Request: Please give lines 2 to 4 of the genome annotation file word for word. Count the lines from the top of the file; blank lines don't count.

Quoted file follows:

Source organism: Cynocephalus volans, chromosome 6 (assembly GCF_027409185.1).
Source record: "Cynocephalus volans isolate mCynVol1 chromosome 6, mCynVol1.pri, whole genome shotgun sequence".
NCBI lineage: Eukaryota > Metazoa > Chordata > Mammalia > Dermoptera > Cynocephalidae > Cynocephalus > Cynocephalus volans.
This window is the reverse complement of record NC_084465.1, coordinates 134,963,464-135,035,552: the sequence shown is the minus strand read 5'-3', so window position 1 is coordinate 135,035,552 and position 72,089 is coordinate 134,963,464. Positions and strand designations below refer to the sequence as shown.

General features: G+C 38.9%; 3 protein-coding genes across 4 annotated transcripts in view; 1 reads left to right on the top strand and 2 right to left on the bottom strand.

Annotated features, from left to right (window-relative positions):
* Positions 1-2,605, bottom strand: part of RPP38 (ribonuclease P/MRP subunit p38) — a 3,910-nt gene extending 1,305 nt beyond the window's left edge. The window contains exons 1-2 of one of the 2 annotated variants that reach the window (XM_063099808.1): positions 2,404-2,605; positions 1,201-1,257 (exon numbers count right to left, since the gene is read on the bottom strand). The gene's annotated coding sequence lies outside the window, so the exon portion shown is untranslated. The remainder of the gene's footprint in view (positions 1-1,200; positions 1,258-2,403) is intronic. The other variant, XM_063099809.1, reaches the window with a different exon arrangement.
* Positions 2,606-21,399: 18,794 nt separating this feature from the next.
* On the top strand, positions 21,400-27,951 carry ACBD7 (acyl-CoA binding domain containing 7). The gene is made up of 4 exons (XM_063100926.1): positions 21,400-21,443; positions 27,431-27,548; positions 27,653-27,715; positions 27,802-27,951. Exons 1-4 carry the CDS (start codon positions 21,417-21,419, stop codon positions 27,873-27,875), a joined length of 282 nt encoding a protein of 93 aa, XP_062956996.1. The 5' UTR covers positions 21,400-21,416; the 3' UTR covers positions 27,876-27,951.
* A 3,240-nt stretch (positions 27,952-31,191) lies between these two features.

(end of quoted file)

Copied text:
Source record: "Cynocephalus volans isolate mCynVol1 chromosome 6, mCynVol1.pri, whole genome shotgun sequence".
NCBI lineage: Eukaryota > Metazoa > Chordata > Mammalia > Dermoptera > Cynocephalidae > Cynocephalus > Cynocephalus volans.
This window is the reverse complement of record NC_084465.1, coordinates 134,963,464-135,035,552: the sequence shown is the minus strand read 5'-3', so window position 1 is coordinate 135,035,552 and position 72,089 is coordinate 134,963,464. Positions and strand designations below refer to the sequence as shown.